Non-custodial parents who do not pay child support can be held in contempt of court. However, cases involving non-payment are often resolved before these types of charges are filed, and to ensure that payments are made, the non-custodial parent’s wages may be garnished. The parent’s employer will then be responsible for deducting the ordered amount from his or her wages and making the payments to the custodial parent. However, a parent may wonder how wage garnishment is handled and what will happen if an employer fails to make these payments.
How Wage Garnishment for Child Support Works
A parent who has not received court-ordered child support payments can petition the court to garnish the wages of the other parent. The amount garnished may address both ongoing payments and any back payments and interest owed. If the court allows the wage garnishment, up to 50 percent of the non-custodial parent’s wages can be deducted from their paychecks. If the non-custodial parent does not have any other support obligations, such as child support or spousal support from a previous relationship, up to 60 percent of his or her wages can be garnished. Additionally, if a non-custodial parent is more than 12 weeks behind on child support payments, another 5 percent can be garnished from his or her wages....
Getting divorced may be the right move for the health and happiness of both spouses, but financially, this decision can be devastating. The divorce process itself is expensive for many couples, and rearranging finances after years of sharing responsibility is no easy task. Making this transition is extremely difficult for all spouses, but those facing financial disadvantages are at risk of suffering irreparable fiscal damage by leaving the marriage. Spouses in this situation may have the option of asking for spousal maintenance (formerly known as alimony) from the other spouse if his or her financial means are more lucrative and stable.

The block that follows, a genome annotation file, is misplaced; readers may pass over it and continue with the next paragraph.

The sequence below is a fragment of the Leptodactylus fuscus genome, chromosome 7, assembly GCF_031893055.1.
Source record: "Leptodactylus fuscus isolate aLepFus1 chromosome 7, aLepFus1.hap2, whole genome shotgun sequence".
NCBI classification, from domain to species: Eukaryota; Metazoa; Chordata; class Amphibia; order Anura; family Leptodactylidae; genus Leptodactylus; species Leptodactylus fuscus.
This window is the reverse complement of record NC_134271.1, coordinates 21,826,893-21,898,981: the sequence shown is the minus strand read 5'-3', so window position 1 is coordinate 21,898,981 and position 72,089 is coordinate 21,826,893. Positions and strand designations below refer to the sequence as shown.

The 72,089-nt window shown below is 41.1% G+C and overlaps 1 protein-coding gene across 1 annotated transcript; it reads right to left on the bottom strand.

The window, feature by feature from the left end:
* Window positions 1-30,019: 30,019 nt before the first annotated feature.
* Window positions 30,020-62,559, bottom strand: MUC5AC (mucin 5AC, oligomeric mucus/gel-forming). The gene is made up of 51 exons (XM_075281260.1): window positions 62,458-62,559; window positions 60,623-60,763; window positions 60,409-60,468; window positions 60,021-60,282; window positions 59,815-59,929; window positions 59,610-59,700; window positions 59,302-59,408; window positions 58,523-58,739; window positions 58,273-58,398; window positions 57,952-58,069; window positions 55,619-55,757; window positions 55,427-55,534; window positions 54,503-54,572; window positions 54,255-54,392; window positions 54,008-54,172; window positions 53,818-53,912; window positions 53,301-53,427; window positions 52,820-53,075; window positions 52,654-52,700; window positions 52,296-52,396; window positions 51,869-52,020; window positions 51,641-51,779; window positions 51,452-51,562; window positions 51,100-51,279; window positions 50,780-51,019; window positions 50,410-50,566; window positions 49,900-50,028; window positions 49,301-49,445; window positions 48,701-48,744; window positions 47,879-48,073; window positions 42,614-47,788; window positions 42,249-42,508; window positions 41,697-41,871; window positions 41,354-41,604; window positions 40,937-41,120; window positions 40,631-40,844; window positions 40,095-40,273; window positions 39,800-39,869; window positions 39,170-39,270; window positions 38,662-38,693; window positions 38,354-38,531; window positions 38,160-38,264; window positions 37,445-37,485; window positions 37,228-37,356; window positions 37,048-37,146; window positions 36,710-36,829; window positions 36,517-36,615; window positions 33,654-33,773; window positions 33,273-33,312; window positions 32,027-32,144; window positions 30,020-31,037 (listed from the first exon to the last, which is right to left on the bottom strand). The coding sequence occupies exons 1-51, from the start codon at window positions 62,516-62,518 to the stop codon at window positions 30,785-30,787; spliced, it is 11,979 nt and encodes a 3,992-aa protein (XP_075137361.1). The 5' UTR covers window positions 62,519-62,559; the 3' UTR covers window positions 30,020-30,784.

Spouses who are returning to work after years or decades of absence will likely struggle to maintain an acceptable standard of living post-divorce, and decisions about spousal maintenance are frequently settled via negotiation or mediation. However, resolving this matter is about to get much more complicated and volatile, as a new tax law goes into effect on January 1, 2019, that will completely upend the treatment of spousal support. This change will greatly disincentivize a paying spouse from agreeing to this support, and it will greatly increase the likelihood of litigation to determine whether alimony will be required.
Paying spousal maintenance is a significant financial burden for most people. Under the current tax laws, a person may deduct alimony payments from their federal income taxes, thereby reducing the payor’s overall tax liability. The former spouse receiving spousal support is currently required to report this money as income....
Finances during and after divorce are a concern for many when adjusting to single life on one income. While this change is challenging for those with established careers and secure employment, those who worked only part-time or stayed at home to raise children face a daunting task that is likely to extend into the foreseeable future.
To make this transition easier and to ward off the possibility of falling into destitution following divorce, a spouse has the right to request spousal support or maintenance from the other party. Some couples settle this issue in advance by executing a prenuptial agreement. However, the majority of couples do not address this issue until the marriage is coming to an end, especially if the parties married young or before a spouse achieved financial success in his or her career.